Check out the new Crystal River Visitors’ Guide brochure!
Look under “Current Projects” or pick one up at your local Chamber, Visitor Information Office, or Forest Service office.
A joint project of the Ruedi Water and Power Authority and the Roaring Fork Conservancy.
Welcome to the Ruedi Water and Power Authority (RWAPA) Website. This site will provide you with information on RWAPA activities and policies and will provide information on water issues of interest to the Roaring Fork Valley. We will also provide resources, links and information regarding local water matters, other water agencies, and regional and national water issues. We invite you to browse our site and to contact us if you have any questions or comments about the information provided.
Since 1981 RWAPA has provided a voice that speaks on behalf of the entire valley on a broad range of water issues. RWAPA is recognized regionally, statewide and nationally as representing the water-related interests of the Roaring Fork, Crystal and Fryingpan valleys.
Regional Water Efficiency Plan Moves Forward
The Ruedi Water and Power Authority is sponsoring the development of a Regional Water Efficiency Plan aimed at coordinating and strengthening water conservation efforts throughout the watershed. This Plan will build on the individual water efficiency plans being developed and adopted by the five major water providers in the valley. Those are the Cities of Aspen and Glenwood Springs and the Towns of Carbondale, Basalt, and Snowmass Village. The Plan will also provide a template for water efficiency actions and programs that may be implemented in the future by other local water providers including water districts, private systems and even individual well owners. The Regional Plan is currently in the drafting process and will be released for general public review and comment around the first of February, 2015. After that, the Plan, along with programs aimed at implementation, will be presented to local water providers and other interested parties for endorsement and support. Please check back with us for further information.
State Water Plan Goes to the Governor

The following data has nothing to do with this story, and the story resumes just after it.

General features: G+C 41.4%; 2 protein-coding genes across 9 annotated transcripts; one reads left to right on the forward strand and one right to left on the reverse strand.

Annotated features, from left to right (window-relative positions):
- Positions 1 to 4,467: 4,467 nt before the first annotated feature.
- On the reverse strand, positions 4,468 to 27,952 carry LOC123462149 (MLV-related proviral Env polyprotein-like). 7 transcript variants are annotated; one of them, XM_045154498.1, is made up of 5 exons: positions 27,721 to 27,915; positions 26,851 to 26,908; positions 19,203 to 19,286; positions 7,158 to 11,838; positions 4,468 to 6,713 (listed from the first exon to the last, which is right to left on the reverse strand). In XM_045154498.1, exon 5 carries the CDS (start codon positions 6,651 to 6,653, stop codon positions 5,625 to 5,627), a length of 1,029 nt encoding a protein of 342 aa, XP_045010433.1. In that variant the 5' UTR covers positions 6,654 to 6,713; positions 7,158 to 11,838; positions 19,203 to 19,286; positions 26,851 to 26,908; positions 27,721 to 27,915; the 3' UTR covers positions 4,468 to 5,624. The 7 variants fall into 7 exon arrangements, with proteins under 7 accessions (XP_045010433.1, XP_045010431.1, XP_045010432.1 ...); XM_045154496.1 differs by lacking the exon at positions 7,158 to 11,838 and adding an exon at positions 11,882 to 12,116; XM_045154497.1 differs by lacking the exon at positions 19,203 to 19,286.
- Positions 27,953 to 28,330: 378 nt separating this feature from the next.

The State of Colorado has been working on a comprehensive State Water Plan for a number of years under an initiative known as the “1177 Process” named after House Bill #1177, which authorized the planning process back in 2005. HB 1177 set up seven sub-basins to coincide with the State’s major river drainage areas (Arkansas, South Platte, Yampa/White Rivers, Colorado, Gunnison, San Juan/Dolores, Rio Grande) plus the Denver Metro area and a Inter-Basin Compact Committee (IBCC) made up of representatives from the sub-basins. The sub-basin groups were charged with developing basin implementation plans aimed at quantifying their water needs and resources and planning for future water management within their areas of interest while the IBCC was made responsible for fostering basin-to-basin communications and coordination and integration of the basin plans into a coherent whole. In addition, numerous studies, including the Statewide Water Supply Initiative (SWSI) and the Colorado River Water Availability Study, were undertaken to provide raw data to inform the policy recommendations being generated by the Plan. This long and painstaking process reached a significant milestone in December, 2014, when the draft of the Plan was presented to Governor Hickenlooper. 2015 will be dedicated to review and comment on the draft plan with final adoption to follow. Once the plan is accepted by the administration, it will be up to the Colorado Water Conservation Board and the State Legislature to implement the plan through policies, regulations and legislation based on the Plan’s recommendations. The various basin implementation plans, the full Draft Plan, plus opportunities to comment, are available at the following website: http://coloradowaterplan.com/.